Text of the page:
Conclusions: Tijuana police face an elevated and unaddressed occupational NSI burden associated with unsafe syringe-handling practices, exposing them to substantial risk of HIV and other blood-borne infections. These findings spurred the development and tailoring of training to reduce NSI by modifying officer knowledge, attitudes and enforcement practices (e.g. syringe confiscation) factors that also impact HIV transmission among PWID and other members of the community.

Keywords: occupational accidents, HIV, viral hepatitis, syringe disposal, syringe confiscation, policing, law enforcement, harm reduction

Suggested Citation

Rolon, Maria and Beletsky, Leo and Mandujano, Efrain and Abramovitz, Daniela and Rocha, Teresita and Arredondo, Jaime and Banuelos, Arnulfo and Rangel, Gudelia and Strathdee, Steffanie A., Prevalence and Correlates of Needle-Stick Injuries Among Active Duty Police Officers in Tijuana, Mexico (July 18, 2016). Journal of the International AIDS Society, Vol. 9 (Suppl 3): 20874 (2016); Northeastern University School of Law Research Paper No. 269-2016. Available at SSRN: https://ssrn.com/abstract=2814097

Maria Rolon

University of California, San Diego - School of Medicine, Division of Global Public Health ( email )

Leo Beletsky

Northeastern University - School of Law; Northeastern University - Bouvé College of Health Sciences ( email )

416 Huntington Avenue
Boston, MA 02115
United States
617-373-5540 (Phone)

Division of Infectious Disease and Global Public Health, UCSD School of Medicine ( email )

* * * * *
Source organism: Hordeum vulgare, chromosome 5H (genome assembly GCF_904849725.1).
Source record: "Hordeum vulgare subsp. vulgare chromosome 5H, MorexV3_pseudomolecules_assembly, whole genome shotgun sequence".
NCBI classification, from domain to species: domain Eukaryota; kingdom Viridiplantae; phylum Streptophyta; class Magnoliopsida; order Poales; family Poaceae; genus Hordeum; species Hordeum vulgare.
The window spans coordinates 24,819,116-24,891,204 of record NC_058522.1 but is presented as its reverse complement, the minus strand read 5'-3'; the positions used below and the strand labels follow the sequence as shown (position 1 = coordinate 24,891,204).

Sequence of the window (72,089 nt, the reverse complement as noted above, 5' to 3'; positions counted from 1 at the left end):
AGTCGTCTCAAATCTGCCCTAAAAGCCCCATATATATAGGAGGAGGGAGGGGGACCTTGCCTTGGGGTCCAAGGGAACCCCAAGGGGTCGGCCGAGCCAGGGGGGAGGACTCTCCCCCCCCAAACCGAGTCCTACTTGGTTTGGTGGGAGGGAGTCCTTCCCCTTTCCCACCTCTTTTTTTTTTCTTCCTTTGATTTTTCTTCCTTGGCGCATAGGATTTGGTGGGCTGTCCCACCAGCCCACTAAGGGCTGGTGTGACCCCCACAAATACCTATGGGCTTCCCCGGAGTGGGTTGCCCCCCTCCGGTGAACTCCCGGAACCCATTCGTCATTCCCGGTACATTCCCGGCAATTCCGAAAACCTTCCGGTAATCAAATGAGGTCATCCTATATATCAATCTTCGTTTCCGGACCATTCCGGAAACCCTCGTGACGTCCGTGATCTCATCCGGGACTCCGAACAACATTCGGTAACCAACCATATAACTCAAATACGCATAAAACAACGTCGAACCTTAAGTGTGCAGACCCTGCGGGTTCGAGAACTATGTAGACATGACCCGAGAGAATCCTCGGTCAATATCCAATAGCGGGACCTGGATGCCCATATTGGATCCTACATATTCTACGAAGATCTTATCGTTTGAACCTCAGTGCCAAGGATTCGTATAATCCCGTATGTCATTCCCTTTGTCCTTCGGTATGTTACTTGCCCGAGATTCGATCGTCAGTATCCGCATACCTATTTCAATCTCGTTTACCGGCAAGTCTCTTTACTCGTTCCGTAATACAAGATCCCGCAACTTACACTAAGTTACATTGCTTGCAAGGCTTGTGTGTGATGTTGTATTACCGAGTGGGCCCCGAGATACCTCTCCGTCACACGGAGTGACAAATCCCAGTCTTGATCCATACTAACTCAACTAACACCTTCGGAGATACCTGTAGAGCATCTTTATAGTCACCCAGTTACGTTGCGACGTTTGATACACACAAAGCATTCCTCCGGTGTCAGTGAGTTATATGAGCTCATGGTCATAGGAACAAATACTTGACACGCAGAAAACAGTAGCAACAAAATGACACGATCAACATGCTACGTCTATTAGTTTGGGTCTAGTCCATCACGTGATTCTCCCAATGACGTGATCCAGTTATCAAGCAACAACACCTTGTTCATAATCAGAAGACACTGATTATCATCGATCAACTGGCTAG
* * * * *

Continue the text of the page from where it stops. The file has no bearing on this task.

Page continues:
9500 Gilman Drive
MC 0507
La Jolla, CA 92093
United States

Efrain Mandujano

Xochicalco University ( email )

Calle Novena 1199
Plutarco Elías Calles
Tijuana, Mexicali, B.C. 21376
Mexico

Daniela Abramovitz

University of California, San Diego – School of Medicine, Division of Global Public Health ( email )

9500 Gilman Drive
MC 0507
La Jolla, CA 92093
United States

Teresita Rocha

University of California, San Diego - School of Medicine, Division of Global Public Health ( email )

Jaime Arredondo

University of California, San Diego – School of Medicine, Division of Global Public Health ( email )

9500 Gilman Drive
MC 0507
La Jolla, CA 92093
United States

Arnulfo Banuelos

Department of Planning and Special Projects, Secretarıa de Seguridad Publica Municipal, Tijuana, Mexico ( email )

Segundo Eje Oriente Poniente 104
iudad Industrial Nueva
Tijuana, Baja California 22390
Mexico

Gudelia Rangel

affiliation not provided to SSRN

Steffanie A. Strathdee (Contact Author)

University of California, San Diego (UCSD) - Division of Infectious Diseases and Global Public Health ( email )

La Jolla, CA
United States